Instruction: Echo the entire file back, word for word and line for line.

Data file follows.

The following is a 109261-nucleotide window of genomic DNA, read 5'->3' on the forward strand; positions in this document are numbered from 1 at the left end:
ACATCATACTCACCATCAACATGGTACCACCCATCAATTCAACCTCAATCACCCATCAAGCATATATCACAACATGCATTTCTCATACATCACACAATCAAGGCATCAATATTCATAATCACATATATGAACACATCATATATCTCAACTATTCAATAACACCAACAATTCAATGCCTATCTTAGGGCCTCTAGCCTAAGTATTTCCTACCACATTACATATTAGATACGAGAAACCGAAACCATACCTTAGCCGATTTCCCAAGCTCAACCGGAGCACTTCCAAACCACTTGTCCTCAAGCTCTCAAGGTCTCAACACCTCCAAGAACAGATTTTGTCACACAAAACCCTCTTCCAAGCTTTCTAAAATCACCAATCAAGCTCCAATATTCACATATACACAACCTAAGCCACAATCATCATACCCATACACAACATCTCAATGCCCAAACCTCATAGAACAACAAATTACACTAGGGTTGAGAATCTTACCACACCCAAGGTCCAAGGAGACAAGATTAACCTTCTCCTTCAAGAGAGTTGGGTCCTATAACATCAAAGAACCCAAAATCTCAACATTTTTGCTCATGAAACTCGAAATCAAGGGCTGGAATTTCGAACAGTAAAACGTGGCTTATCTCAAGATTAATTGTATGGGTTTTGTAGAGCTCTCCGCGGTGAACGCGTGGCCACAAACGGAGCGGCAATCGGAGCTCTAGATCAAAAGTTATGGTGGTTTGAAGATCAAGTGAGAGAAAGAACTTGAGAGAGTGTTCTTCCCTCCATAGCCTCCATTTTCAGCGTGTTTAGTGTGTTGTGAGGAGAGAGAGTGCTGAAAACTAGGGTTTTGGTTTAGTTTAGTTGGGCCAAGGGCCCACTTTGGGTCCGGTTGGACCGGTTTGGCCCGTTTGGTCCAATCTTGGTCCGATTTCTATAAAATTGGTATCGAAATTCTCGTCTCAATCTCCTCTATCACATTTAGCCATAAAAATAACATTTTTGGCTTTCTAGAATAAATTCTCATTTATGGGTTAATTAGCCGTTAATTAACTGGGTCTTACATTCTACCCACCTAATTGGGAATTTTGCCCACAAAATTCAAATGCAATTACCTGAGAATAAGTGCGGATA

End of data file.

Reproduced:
The following is a 109261-nucleotide window of genomic DNA, read 5'->3' on the forward strand; positions in this document are numbered from 1 at the left end:
ACATCATACTCACCATCAACATGGTACCACCCATCAATTCAACCTCAATCACCCATCAAGCATATATCACAACATGCATTTCTCATACATCACACAATCAAGGCATCAATATTCATAATCACATATATGAACACATCATATATCTCAACTATTCAATAACACCAACAATTCAATGCCTATCTTAGGGCCTCTAGCCTAAGTATTTCCTACCACATTACATATTAGATACGAGAAACCGAAACCATACCTTAGCCGATTTCCCAAGCTCAACCGGAGCACTTCCAAACCACTTGTCCTCAAGCTCTCAAGGTCTCAACACCTCCAAGAACAGATTTTGTCACACAAAACCCTCTTCCAAGCTTTCTAAAATCACCAATCAAGCTCCAATATTCACATATACACAACCTAAGCCACAATCATCATACCCATACACAACATCTCAATGCCCAAACCTCATAGAACAACAAATTACACTAGGGTTGAGAATCTTACCACACCCAAGGTCCAAGGAGACAAGATTAACCTTCTCCTTCAAGAGAGTTGGGTCCTATAACATCAAAGAACCCAAAATCTCAACATTTTTGCTCATGAAACTCGAAATCAAGGGCTGGAATTTCGAACAGTAAAACGTGGCTTATCTCAAGATTAATTGTATGGGTTTTGTAGAGCTCTCCGCGGTGAACGCGTGGCCACAAACGGAGCGGCAATCGGAGCTCTAGATCAAAAGTTATGGTGGTTTGAAGATCAAGTGAGAGAAAGAACTTGAGAGAGTGTTCTTCCCTCCATAGCCTCCATTTTCAGCGTGTTTAGTGTGTTGTGAGGAGAGAGAGTGCTGAAAACTAGGGTTTTGGTTTAGTTTAGTTGGGCCAAGGGCCCACTTTGGGTCCGGTTGGACCGGTTTGGCCCGTTTGGTCCAATCTTGGTCCGATTTCTATAAAATTGGTATCGAAATTCTCGTCTCAATCTCCTCTATCACATTTAGCCATAAAAATAACATTTTTGGCTTTCTAGAATAAATTCTCATTTATGGGTTAATTAGCCGTTAATTAACTGGGTCTTACATTCTACCCACCTAATTGGGAATTTTGCCCACAAAATTCAAATGCAATTACCTGAGAATAAGTGCGGATA